- Feb 10, 2005
- Reaction score
- Montgomery, Al
WE TOLD YOU SO!!!!!!!!!!!!!!!!!!!!!!!!!!!!!!!!!!!!!!!!!!!!
How the $800B stimulus failed
From his new book, “Money Well Spent?” reporter Michael Grabell explains how bad planning and poor choices doomed the largest economic recovery program in history
By MICHAEL GRABELL
Last Updated: 5:03 AM, January 29, 2012
Posted: 10:45 PM, January 28, 2012
Vice President Joe Biden was eager to get moving. In office for only a month, the Obama administration had already passed a monumental economic stimulus plan to address the biggest downturn since the Great Depression.
Now, at the first implementation meeting in 2009, Biden — with a smudged Ash Wednesday cross still on his forehead — declared that the stimulus would “literally drop kick us out of the recession.”
Officially called the American Recovery and Reinvestment Act, the $800 billion stimulus was the largest economic recovery program in history. Adjusted for inflation, it was nearly five times more expensive than the Works Progress Administration. It was bigger than the Louisiana Purchase, the Manhattan Project, the moon race and the Marshall Plan.
Economists and nonpartisan forecasting firms estimate that the stimulus created and saved more than 2 million jobs. It generated an unprecedented buzz around clean energy. A relatively small pot of education grants goaded 32 states to enact major reforms, such as tying teacher pay to student performance or lifting caps on charter schools. When the last dime is spent, more than 41,000 miles of roads will be paved, widened and improved; 600,000 low-income homes weatherized; and more than 3,000 rural schools connected to high-speed Internet.
But despite these achievements, the stimulus ultimately failed to do what America expected it to do — bring about a strong, sustainable recovery. The drop kick was shanked.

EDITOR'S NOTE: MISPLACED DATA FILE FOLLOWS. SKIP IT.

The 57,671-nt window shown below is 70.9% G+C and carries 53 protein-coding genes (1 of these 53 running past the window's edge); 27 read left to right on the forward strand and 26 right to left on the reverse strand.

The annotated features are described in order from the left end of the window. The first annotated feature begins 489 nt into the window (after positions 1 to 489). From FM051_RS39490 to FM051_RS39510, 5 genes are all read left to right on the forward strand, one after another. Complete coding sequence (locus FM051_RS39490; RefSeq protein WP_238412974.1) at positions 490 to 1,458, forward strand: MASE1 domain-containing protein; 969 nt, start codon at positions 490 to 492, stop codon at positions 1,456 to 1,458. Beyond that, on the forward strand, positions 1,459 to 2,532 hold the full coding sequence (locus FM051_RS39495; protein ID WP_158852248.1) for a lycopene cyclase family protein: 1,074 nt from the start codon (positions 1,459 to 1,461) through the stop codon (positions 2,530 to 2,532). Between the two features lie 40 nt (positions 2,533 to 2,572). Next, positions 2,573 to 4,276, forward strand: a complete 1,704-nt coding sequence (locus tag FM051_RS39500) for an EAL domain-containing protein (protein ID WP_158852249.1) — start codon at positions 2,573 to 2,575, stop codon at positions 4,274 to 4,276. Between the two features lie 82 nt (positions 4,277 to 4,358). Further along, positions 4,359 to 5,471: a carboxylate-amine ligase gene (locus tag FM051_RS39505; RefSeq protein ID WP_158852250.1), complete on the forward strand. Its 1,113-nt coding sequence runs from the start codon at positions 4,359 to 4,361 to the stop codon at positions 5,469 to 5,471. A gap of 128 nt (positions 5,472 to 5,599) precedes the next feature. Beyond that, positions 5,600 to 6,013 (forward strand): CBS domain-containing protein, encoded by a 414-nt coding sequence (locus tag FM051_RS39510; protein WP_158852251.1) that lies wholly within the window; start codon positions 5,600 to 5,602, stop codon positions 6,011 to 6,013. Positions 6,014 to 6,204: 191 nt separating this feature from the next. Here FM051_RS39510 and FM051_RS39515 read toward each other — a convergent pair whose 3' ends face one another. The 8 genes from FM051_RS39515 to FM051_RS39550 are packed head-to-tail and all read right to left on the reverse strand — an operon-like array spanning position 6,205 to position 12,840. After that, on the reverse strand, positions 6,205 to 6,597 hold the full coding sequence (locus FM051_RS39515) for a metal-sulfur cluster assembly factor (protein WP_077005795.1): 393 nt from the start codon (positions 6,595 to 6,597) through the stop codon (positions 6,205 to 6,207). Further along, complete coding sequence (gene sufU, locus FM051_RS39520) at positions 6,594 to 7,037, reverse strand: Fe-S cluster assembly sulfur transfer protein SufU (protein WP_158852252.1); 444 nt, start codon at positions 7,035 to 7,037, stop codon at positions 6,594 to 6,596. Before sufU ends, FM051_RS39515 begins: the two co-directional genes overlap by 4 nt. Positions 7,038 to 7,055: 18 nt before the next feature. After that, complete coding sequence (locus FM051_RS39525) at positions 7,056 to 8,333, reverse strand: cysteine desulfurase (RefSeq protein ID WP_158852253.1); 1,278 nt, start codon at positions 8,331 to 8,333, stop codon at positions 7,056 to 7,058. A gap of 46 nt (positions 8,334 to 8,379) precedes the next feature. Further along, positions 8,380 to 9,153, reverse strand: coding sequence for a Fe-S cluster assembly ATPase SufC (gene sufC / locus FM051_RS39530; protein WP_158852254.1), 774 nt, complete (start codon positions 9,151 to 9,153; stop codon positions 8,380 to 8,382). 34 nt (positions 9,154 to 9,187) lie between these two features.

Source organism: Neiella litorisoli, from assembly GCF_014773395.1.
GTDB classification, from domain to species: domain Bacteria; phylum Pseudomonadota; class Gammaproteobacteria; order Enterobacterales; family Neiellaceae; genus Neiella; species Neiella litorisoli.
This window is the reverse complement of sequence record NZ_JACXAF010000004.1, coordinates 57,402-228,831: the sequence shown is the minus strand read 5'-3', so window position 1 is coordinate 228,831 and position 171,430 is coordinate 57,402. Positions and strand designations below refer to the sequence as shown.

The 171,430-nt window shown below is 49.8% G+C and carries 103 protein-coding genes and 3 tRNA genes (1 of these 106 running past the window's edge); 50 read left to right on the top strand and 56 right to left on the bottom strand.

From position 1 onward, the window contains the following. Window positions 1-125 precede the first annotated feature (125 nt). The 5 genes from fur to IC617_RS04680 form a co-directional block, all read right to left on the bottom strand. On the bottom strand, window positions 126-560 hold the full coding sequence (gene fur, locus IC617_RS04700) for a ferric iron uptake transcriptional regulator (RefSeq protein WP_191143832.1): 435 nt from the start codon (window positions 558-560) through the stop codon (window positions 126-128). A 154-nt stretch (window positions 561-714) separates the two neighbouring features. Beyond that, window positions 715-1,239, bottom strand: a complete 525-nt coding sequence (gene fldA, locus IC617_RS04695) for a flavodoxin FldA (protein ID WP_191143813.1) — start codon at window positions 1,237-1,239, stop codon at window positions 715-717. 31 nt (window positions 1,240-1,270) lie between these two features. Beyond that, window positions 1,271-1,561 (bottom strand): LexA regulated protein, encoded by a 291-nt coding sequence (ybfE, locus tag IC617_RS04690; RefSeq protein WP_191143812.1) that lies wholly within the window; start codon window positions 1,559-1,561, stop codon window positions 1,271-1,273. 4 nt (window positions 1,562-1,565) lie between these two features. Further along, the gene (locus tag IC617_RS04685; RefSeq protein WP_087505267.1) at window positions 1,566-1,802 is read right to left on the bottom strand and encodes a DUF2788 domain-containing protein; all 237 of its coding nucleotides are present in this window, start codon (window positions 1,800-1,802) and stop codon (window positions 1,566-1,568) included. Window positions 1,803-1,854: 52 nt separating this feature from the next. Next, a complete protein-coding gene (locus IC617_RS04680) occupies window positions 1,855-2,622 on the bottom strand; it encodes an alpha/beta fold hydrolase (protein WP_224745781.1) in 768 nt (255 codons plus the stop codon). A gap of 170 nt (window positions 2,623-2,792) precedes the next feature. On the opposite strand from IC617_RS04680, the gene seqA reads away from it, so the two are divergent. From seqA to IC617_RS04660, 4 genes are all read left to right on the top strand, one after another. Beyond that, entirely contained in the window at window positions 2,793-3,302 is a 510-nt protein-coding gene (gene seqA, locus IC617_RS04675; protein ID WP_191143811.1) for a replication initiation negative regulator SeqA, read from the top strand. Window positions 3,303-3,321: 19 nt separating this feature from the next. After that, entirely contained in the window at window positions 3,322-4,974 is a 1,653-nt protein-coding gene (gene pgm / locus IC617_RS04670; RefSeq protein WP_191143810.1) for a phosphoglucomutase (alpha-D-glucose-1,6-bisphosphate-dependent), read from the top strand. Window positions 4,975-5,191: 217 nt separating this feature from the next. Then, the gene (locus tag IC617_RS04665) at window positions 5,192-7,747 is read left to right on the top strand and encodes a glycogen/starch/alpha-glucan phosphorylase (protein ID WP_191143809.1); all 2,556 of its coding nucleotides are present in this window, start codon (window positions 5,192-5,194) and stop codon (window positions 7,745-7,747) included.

The stimulus was supposed to work like this: First, a flood of money in tax cuts, food stamps and unemployment checks would get consumers spending. A deluge of education and health-care money would stanch the bleeding in state budgets.
Then, a wave of “shovel-ready” infrastructure projects would kick in, creating new jobs repaving roads and making homes more energy efficient. As the economy got churning again, new investments in wind farms, solar panel factories, electric cars, broadband and high-speed rail would lead America out of the recession and into a 21st century economy competitive with the rest of the world.
But it didn’t happen like that. The White House’s economists, like nearly every forecaster, misread the recession. The state assistance wasn’t enough to plug the budget holes and, in many cases, the school aid merely delayed rather than prevented teacher layoffs. Infrastructure projects took months longer to break ground than the public had been led to believe.
In reporting on the stimulus over three years, I have traveled to 15 states, interviewed hundreds of people and read through tens of thousands of government documents and project reports.
Read more: http://www.nypost.com/p/news/opinion/opedcolumnists/how_the_stimulus_failed_97RlMvRHLSLCiCf8op1iEM#ixzz1kttjcQ5g